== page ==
Although the Conn firm is best known as a maker of brass instruments, it produced violins, violas, and violoncellos for 30 years.
Over a period of 18 years, more than 1200 Wonder violins were produced. However, when Carl D. Greenleaf bought the firm, he discovered that they were the slowest selling items in stock. By 1927, the obsolete and unprofitable manufacturing process was phased out and the overstock liquidated; advertisements announced that, due to technological advancements, the Wonder violin could now be sold for only $50.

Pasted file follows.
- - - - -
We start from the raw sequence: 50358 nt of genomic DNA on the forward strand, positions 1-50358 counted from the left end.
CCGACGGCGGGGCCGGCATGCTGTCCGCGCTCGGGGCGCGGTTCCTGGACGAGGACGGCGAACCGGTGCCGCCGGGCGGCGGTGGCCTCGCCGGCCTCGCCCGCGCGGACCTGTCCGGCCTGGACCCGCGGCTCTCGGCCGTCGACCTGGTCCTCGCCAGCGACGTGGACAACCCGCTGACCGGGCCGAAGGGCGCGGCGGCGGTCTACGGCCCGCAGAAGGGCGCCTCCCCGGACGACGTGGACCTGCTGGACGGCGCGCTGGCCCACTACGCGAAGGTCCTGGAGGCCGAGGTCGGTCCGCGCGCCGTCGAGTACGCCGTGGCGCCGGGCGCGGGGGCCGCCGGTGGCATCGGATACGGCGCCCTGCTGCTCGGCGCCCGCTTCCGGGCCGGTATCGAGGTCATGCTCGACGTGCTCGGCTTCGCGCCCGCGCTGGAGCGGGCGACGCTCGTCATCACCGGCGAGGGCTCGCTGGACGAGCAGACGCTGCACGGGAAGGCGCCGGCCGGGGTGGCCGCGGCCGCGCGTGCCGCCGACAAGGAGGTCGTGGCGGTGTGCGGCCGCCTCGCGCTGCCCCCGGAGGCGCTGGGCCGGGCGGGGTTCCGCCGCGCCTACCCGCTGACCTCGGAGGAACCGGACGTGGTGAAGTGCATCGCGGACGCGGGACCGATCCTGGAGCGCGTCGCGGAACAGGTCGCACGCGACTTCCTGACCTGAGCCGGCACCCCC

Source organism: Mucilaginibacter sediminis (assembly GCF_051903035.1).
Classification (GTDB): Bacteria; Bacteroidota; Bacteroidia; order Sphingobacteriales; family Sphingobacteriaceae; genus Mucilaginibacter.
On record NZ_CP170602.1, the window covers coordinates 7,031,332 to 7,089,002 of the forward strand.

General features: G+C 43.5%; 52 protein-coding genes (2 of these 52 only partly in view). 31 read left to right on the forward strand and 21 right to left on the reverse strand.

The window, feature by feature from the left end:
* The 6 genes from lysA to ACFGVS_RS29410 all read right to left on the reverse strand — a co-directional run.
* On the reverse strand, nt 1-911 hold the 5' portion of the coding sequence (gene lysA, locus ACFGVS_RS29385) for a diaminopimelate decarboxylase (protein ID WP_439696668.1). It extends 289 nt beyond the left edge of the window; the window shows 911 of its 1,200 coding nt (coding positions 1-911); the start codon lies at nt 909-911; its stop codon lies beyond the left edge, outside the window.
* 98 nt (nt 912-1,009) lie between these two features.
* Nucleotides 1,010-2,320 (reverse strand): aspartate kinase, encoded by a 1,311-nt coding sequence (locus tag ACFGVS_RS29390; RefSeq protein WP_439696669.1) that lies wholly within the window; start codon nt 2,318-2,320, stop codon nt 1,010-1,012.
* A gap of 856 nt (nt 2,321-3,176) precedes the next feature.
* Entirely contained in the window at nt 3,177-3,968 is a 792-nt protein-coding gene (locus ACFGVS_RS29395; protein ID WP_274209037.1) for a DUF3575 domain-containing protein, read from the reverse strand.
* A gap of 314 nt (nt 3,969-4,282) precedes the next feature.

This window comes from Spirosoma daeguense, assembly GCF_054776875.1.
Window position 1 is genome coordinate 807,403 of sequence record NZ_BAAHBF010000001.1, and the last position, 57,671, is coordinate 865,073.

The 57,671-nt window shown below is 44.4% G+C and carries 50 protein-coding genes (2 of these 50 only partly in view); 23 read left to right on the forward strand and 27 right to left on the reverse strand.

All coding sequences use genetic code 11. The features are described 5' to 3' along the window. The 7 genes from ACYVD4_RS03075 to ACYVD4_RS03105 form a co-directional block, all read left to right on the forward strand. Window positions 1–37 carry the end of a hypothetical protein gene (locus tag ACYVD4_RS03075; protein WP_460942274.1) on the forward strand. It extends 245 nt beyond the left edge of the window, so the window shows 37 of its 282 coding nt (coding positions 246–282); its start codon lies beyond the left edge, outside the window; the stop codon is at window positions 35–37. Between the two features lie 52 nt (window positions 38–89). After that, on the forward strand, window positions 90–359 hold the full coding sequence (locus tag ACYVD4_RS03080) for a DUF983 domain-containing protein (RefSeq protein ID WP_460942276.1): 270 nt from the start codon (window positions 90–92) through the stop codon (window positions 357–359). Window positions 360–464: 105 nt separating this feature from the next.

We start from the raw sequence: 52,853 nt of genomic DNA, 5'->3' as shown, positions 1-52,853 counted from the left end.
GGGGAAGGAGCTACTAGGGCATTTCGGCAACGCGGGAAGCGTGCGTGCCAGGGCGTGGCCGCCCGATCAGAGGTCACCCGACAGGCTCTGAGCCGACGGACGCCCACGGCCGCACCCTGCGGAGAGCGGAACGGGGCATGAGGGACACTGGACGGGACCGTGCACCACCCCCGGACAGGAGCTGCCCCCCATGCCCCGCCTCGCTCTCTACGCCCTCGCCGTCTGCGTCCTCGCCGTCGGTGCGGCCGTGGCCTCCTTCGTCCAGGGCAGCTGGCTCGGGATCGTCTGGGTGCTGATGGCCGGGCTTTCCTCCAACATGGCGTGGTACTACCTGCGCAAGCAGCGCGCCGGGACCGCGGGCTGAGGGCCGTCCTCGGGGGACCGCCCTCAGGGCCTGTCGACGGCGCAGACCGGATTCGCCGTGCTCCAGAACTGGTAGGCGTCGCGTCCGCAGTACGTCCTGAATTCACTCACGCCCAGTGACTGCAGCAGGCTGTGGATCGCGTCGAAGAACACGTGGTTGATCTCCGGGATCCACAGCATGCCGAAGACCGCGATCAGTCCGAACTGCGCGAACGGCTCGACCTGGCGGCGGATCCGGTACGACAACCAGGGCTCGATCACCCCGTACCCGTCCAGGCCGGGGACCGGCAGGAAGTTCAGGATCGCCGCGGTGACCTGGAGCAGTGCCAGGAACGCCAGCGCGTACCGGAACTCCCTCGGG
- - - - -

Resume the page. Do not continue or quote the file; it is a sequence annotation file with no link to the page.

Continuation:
This according to “C.G. Conn’s Wonder violin: The best violin on earth?” by Margaret Downie Banks (America’s Shrine to Music Museum newsletter XXIV/4 [August 1997] pp. 4–5.
Above, an original Wonder violin with its bow and case; below, a Wonder violin transcription.
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